Franz Kafka was one of the most intriguing writers of the 20th century. An anecdote might be the best way to illustrate some of the questions that surround him: 1929 Nobel Prize winner Thomas Mann lent Albert Einstein a copy of one of Kafka’s novels. Einstein tried to read it but ended up giving it back saying, "Couldn’t read it for its perversity. The human mind isn’t complicated enough."
The anecdote contains some of the main elements that surround Kafka: Mann obviously thought him noteworthy; Einstein didn’t like the book at all; and, according to Einstein, Kafka depicted a perverse world. On this last point there is general agreement: Kafka’s books depict life as a bizarre and maddening maze of bureaucracy where people are accused of crimes but are never told what they have done wrong. The term "Kafkaesque" has become part of the English language, meaning that something is overly complex in a seemingly pointless, and often disturbing way.
I want to try and see if I can make sense of what confounded Einstein, in particular: why didn’t Kafka just "make the best of life" like others do and accept our ego and egocentric lives? To attempt this I am going to use two tools: the first is Kafka’s own 41-page "Letter to his Father"; and the second is an interesting theory on the biological roots of the human condition that I have recently stumbled upon. It is by the Australian biologist and author Jeremy Griffith.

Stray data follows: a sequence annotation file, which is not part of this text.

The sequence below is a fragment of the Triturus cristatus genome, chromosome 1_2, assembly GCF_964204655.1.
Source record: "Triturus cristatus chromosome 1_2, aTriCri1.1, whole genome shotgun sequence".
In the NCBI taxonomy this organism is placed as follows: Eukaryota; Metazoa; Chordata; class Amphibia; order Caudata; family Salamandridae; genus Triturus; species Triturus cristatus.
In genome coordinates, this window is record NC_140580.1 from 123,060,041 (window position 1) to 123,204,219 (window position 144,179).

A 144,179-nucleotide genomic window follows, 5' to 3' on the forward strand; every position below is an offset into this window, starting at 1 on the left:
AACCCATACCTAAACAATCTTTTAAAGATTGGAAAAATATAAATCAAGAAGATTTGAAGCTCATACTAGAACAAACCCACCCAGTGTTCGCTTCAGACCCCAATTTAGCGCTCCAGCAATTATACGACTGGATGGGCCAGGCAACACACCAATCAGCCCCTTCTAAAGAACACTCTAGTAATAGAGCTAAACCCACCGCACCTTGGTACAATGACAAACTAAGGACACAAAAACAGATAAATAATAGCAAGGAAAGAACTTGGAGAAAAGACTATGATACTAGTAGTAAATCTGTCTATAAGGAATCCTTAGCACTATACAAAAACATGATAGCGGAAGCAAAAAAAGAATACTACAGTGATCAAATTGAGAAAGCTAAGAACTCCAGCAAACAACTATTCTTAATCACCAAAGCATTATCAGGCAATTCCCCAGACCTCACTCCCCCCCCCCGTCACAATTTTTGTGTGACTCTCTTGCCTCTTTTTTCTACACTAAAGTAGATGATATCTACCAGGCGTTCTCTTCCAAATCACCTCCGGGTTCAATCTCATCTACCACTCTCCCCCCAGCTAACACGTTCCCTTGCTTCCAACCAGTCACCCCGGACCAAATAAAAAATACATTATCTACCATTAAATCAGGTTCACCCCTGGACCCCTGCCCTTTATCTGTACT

First, the "Letter to His Father": a few choice quotes will give a quick idea of the tone of the letter. The first line is as follows: “You asked me recently why I maintain that I am afraid of you.” It goes on, “the next external result of this whole method of upbringing was that I fled everything that even remotely reminded me of you. First the business…etc.” And one final quote: “between us there was no real struggle: I was soon finished off; what remained was flight, embitterment, melancholy, and inner struggle.”
It is an extraordinary document on so many levels. That Kafka could be so articulate about his father’s egocentricity and his own co-dependence with him is not the least of them. However it does not answer the question of why Kafka’s vision resonates with us to such an extent.